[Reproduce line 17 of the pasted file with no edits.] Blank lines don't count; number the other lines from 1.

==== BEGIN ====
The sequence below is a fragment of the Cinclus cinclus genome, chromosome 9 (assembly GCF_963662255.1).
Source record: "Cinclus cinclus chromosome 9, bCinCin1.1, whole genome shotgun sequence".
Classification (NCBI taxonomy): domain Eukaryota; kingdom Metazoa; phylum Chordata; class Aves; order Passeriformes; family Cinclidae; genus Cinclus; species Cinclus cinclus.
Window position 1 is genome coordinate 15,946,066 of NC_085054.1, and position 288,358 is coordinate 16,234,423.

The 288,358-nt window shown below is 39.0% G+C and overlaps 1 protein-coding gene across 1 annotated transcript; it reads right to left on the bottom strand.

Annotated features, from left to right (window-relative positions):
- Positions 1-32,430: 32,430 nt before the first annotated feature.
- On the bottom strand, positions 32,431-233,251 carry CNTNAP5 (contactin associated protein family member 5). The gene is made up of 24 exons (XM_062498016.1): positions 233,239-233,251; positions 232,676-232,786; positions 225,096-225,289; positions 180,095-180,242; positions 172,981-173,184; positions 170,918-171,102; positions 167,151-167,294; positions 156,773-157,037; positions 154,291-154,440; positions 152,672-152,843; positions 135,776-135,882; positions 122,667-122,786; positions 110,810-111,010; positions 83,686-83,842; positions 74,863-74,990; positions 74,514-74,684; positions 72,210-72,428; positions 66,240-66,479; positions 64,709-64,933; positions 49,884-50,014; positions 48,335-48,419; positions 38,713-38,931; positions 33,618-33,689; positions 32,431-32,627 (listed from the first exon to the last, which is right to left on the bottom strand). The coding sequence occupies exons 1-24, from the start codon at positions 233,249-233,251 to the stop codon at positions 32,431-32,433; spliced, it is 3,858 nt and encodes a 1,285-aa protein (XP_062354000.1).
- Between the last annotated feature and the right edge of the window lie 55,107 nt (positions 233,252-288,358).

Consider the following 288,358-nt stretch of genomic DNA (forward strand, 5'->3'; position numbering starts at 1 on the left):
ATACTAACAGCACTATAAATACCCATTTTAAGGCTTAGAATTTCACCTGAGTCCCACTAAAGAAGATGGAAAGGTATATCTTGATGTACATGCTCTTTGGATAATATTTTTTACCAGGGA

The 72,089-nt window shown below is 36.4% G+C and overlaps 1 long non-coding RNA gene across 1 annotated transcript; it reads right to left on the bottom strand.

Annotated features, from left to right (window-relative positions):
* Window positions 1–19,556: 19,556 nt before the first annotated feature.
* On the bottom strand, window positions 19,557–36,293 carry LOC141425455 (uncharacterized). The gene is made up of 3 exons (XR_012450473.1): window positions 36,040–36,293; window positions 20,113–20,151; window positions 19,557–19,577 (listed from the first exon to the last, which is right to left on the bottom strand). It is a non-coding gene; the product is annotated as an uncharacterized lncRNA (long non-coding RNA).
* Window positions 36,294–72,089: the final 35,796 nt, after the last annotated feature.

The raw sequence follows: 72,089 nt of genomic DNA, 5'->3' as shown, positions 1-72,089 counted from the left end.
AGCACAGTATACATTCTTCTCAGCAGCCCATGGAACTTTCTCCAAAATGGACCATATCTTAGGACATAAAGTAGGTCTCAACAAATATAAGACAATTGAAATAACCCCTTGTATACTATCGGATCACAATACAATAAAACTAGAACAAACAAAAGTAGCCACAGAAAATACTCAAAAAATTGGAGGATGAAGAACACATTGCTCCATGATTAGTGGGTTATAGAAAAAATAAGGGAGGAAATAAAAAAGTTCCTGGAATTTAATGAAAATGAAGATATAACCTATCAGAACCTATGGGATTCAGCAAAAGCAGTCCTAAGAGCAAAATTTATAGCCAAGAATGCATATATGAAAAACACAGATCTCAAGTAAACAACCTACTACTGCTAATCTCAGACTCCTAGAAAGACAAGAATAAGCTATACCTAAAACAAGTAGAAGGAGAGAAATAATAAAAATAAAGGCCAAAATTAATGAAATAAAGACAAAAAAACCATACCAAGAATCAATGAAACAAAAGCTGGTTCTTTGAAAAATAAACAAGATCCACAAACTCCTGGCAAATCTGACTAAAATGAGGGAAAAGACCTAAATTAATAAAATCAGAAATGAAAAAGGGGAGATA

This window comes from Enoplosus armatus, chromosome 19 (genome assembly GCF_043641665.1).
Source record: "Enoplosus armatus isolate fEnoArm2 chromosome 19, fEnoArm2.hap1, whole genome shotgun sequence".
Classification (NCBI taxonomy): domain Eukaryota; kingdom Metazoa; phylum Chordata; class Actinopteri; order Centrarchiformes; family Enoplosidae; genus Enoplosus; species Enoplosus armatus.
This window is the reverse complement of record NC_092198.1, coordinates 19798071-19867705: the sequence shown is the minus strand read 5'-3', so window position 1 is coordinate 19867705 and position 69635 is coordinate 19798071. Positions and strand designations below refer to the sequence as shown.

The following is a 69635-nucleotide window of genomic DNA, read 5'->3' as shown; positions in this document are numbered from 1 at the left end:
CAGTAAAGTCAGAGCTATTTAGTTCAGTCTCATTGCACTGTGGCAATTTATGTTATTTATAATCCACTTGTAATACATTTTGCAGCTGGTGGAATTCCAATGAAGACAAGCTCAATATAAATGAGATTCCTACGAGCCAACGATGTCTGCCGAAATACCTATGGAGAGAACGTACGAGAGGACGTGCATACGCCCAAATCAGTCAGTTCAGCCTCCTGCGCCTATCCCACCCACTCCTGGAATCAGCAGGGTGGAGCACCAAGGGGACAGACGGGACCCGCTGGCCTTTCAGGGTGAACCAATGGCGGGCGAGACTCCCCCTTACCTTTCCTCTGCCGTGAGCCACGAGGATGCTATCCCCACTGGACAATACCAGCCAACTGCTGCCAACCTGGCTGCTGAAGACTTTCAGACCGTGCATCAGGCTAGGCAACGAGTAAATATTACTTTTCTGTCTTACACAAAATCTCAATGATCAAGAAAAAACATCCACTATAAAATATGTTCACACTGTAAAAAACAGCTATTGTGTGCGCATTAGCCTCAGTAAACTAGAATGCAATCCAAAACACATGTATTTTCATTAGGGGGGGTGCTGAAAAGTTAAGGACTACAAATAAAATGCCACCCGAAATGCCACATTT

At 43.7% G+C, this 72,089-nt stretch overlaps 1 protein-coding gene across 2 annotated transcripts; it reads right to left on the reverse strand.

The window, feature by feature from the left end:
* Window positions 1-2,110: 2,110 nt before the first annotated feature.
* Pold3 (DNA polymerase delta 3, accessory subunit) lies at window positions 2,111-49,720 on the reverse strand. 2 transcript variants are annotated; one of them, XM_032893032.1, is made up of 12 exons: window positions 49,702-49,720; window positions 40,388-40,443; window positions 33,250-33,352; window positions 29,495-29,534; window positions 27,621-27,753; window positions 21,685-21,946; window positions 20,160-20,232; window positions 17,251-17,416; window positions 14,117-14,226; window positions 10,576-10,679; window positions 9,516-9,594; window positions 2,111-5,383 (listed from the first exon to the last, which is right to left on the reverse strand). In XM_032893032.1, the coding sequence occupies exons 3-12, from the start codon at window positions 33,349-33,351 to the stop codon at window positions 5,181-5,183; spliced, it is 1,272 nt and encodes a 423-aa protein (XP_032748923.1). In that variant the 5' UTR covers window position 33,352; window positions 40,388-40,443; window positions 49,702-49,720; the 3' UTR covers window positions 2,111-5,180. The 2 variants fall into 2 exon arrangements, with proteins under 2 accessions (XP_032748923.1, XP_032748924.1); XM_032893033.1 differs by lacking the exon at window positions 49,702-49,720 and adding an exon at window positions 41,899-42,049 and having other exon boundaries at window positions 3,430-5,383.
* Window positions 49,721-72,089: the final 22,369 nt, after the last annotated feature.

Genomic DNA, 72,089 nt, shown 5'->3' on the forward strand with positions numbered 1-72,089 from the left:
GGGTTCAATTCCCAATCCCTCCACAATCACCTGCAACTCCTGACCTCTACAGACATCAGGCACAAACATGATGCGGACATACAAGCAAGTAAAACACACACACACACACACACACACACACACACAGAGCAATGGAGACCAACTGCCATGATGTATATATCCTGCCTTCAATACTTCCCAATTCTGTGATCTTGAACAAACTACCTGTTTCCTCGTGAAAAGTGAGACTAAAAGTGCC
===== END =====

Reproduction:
The raw sequence follows: 72,089 nt of genomic DNA, 5'->3' as shown, positions 1-72,089 counted from the left end.